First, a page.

With the onset of the season just two weeks away, the 2000-2001 edition of the Longhorn wrestling team finds itself preparing for the most competitive schedule in the 28-year history of the sport at PHS.
Last spring, head coach Dennis Pirch and his staff went looking for topnotch talent to face the Horns and came up with a pair of squads Tucson Sunnyside and Aztec, N.M. that are nationally ranked.
Payson locks horns with Sunnyside a national top-20 ranked 5A state power Dec. 9 in Tucson. Also in the three-way meet is another "big school" Tucson Canyon del Oro.
The Horns face Aztec in the final dual meet of the season, Jan. 27 in Wilson Dome. The much-heralded New Mexico team enters the fray riding the crest of 10 consecutive state championships and a top-25 national power ranking.
Also on the Horn agenda are several 5A metropolitan Phoenix schools including state top-ranked Gilbert Highland entered in at the Tim Van Horn Memorial Tournament to be contested Jan. 19 and 20 in Wilson Dome.
Although, Aztec, Sunnyside, Highland and the 5A Valley schools will provide the Horns plenty of rugged competition, it's the regular season East matches that will earn PHS a berth into the state tournament..
An East regional team expected to provide Payson the greatest challenge, Round Valley, will play host to the Horns Nov. 29 in the season opener.
The Elks sport a sizable contingent of talented athletes as evidenced by their recently-ended two-game run into the state football championships.
Also, the Elks can call upon a veteran coach, Shelby Ray, to help prepare them for Payson and other East foes.
Although Winslow is not a member of the East, the Horns might be looking forward to a Jan. 10 clash against the homestanding Bulldogs.
Last season, while Payson was compiling a 22-1 record, Winslow was the only team to defeat the Horns. That loss, by a 35-30 measure, was incurred Jan. 5 in Wilson Dome.
The Horns rebounded more than a month later to whip Winslow 194.5-179 in the state tournament.
The upcoming showdown in Winslow could turn into another mat war between the 3A Conferences' top two teams.
Although the Horns face a myriad of solid mat powers, the opponents might have to take a back seat to the tradition-rich Longhorns when it comes to honors and accolades.
As the wrestling capital of small-town America, Payson fields a team that, last winter, USA Wrestling magazine ranked 25th best in the United States.
Since Pirch founded the team in 1973, the Longhorns have grappled their way to 10 state championships, four state runner-up titles and 22 regional crowns.
The team is currently on an impressive winning streak, having captured five consecutive state crowns.
Individually, the Longhorns have produced five high school All-Americans, two of whom have gone on to collegiate All-American honors, Jim Gressley and Jeff LaMotte
Another Payson product, Christopher Pirch the coach's son is currently attending Cornell University on a wrestling scholarship.
Also an unwavering strength of the Horn mat program is the talented crew of coaches.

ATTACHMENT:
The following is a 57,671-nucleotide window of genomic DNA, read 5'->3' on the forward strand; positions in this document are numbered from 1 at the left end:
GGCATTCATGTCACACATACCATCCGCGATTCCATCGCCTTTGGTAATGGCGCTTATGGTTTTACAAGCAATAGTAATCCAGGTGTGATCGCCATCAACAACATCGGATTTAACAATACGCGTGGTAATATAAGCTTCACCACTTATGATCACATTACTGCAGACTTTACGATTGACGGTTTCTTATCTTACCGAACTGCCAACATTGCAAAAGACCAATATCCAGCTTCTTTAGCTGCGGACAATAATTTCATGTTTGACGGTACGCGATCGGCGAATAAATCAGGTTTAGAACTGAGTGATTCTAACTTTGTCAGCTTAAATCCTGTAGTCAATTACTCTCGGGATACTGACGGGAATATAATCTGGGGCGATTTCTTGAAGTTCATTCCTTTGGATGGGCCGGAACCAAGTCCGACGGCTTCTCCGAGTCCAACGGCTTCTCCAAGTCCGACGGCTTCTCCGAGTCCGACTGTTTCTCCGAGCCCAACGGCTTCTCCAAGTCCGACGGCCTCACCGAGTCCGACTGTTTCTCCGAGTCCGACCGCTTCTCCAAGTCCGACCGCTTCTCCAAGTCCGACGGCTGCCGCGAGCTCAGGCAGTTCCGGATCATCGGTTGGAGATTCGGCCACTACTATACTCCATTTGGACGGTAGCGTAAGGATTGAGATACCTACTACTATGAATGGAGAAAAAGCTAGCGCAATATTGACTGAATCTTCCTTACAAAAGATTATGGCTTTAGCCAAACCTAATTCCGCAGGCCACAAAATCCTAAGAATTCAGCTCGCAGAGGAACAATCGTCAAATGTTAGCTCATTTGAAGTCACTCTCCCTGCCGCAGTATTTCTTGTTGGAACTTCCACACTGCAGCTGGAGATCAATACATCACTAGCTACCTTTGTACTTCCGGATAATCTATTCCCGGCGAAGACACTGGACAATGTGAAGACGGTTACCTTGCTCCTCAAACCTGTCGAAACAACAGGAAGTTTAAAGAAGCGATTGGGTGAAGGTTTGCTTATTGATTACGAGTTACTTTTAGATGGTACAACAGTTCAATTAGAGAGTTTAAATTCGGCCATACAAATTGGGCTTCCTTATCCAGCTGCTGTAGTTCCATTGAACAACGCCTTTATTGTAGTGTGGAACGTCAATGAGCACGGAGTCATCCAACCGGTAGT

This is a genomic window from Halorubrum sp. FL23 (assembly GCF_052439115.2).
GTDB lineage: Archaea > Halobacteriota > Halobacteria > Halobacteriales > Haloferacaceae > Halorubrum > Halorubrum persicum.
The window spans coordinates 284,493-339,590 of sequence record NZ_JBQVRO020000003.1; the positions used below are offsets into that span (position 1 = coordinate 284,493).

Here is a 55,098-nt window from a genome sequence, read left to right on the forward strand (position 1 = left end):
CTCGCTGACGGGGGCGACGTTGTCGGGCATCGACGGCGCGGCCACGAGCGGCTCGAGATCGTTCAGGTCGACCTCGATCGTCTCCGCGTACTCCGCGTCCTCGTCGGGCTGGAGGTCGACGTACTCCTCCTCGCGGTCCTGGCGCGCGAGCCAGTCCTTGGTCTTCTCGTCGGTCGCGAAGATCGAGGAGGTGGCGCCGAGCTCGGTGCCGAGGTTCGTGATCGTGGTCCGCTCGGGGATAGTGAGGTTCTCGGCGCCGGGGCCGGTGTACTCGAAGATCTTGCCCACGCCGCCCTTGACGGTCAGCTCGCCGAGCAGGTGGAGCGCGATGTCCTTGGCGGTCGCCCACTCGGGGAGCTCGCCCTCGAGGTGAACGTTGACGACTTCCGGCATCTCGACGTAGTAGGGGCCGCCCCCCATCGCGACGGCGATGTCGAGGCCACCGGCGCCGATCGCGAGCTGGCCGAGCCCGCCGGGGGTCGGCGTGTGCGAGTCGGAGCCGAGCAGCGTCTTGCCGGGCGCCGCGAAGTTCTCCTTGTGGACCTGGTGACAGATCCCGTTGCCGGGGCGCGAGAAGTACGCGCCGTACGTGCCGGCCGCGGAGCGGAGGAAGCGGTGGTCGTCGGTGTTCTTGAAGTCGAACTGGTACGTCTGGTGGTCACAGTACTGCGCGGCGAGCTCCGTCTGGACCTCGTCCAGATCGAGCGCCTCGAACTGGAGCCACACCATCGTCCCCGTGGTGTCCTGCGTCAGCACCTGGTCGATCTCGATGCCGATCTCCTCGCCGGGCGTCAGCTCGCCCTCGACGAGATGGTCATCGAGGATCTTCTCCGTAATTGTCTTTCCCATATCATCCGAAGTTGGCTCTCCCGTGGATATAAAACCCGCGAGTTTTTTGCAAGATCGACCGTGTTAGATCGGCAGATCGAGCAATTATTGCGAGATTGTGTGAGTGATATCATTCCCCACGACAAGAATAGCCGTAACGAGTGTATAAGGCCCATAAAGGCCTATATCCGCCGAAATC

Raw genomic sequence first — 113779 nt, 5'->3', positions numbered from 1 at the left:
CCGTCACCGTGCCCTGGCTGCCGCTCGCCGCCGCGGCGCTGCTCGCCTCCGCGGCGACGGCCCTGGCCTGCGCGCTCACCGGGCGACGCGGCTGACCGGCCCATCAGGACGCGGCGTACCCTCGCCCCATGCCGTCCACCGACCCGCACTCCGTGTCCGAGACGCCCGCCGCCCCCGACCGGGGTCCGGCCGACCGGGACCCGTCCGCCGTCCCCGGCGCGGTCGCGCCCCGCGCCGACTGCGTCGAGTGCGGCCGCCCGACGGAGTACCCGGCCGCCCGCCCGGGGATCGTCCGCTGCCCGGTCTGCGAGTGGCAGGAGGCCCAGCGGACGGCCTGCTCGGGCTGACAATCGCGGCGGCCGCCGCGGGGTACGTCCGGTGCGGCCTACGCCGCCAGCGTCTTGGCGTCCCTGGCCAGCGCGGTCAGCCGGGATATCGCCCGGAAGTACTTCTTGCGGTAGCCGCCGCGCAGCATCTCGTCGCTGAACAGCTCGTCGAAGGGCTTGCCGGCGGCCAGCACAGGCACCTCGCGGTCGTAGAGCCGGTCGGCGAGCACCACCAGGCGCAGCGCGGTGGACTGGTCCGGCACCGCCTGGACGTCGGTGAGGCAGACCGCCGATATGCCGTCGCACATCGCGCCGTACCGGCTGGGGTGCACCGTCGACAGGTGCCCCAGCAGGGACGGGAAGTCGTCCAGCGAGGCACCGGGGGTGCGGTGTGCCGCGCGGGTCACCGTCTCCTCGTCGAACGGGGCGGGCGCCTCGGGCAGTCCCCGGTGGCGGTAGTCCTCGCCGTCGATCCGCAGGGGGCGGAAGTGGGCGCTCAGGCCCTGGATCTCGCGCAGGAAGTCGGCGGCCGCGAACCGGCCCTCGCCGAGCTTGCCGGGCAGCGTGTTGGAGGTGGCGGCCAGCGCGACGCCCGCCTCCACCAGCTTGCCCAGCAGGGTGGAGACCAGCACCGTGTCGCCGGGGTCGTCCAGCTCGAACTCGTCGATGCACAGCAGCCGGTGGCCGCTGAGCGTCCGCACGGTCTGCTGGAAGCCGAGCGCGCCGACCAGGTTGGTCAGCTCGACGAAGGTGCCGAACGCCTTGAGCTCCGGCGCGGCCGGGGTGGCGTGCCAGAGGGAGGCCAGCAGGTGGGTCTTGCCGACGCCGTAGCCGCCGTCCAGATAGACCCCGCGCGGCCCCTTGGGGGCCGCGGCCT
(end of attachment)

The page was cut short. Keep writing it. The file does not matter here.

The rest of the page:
One look at the staff sends opponents into frenzies wondering how so many talented coaches ended up at one small school.
Dave LaMotte, Don Heizer, Bob Hoyt and Doug Echardt all have the experience and moxie to be successful head coaches at most any high school in Arizona.
In fact, they are so respected that coach Pirch refuses to call them assistants preferring instead to label them "co-coaches."
Senior R.C. LaHaye, a highly talented and hard working two-time defending state champion (135 pounds), will lead the Horn contingent into the upcoming campaign. If LaHaye is able to wield his way to a third 3A title, he will join Tyler Robertson (1993-1995) as the only PHS wrestler to stake claim to three Arizona weight-class titles.
Joining LaHaye as a team leader and odds-on state title threat is fellow-senior Caleb Miller (145). As a two-time state runner-up, Miller will be looking to cap his prep career with a 3A crown.
Like LaHaye and Miller, Levi Armstrong spent his formative years on the wrestling mat mastering the nuances of the sport. Last year, Armstrong's dedication paid off with a state-runner-up title in the 140-pound class. Bigger and stronger, he'll probably have to move up a weight division, but again should be a state title contender.
Other veterans on the roster are Rocky Beery, Zack Lee and Aaron Bratholt.
Last winter at the state championships, the 171-pound Beery was third, Lee (112) fourth and Bratholt (125) sixth.
Other lettermen returning to the Horn fold include Ingo Beck, Matt McCarty, Bryce River and Craig Connolly.
Beck could be a key to Horn success in that the coaches are scouring the campus to find a heavyweight to fill a void in that division.
Last season in the East regional championships, the Longhorns qualified wrestlers for state in every weight class except heavyweight. The division was the lone weakness in the PHS mat arsenal. If Beck can round into form, the Horns will have solved their heavyweight dilemma.
Also waiting in the wings as a possible heavyweight is newcomer George Coleman. At just over 200 pounds, the sophomore transfer might be a little undersized but coaches say he's talented enough to give a good accounting of himself. Coleman brings to Payson the experience of having been a freshman letter-winner at his former Washington-state high school.
Other returning squad winners from last year's team include Dave Obregon, Luke Schmidt, Darryl LeSueur, Cole Newbold, Dale Speer, Ryan Carey, John Cronin, Levi Amon, Brett Williams, Robert Rowland, Winters Burdette, Clint Cork and Colin Bowling.
Joining the veterans is a handful of untested, but talented, freshman, who could find themselves holding down varsity starting positions.
"They are just now learning they can wrestle on the same mat with the older (athletes)," Pirch said. "They could do good things."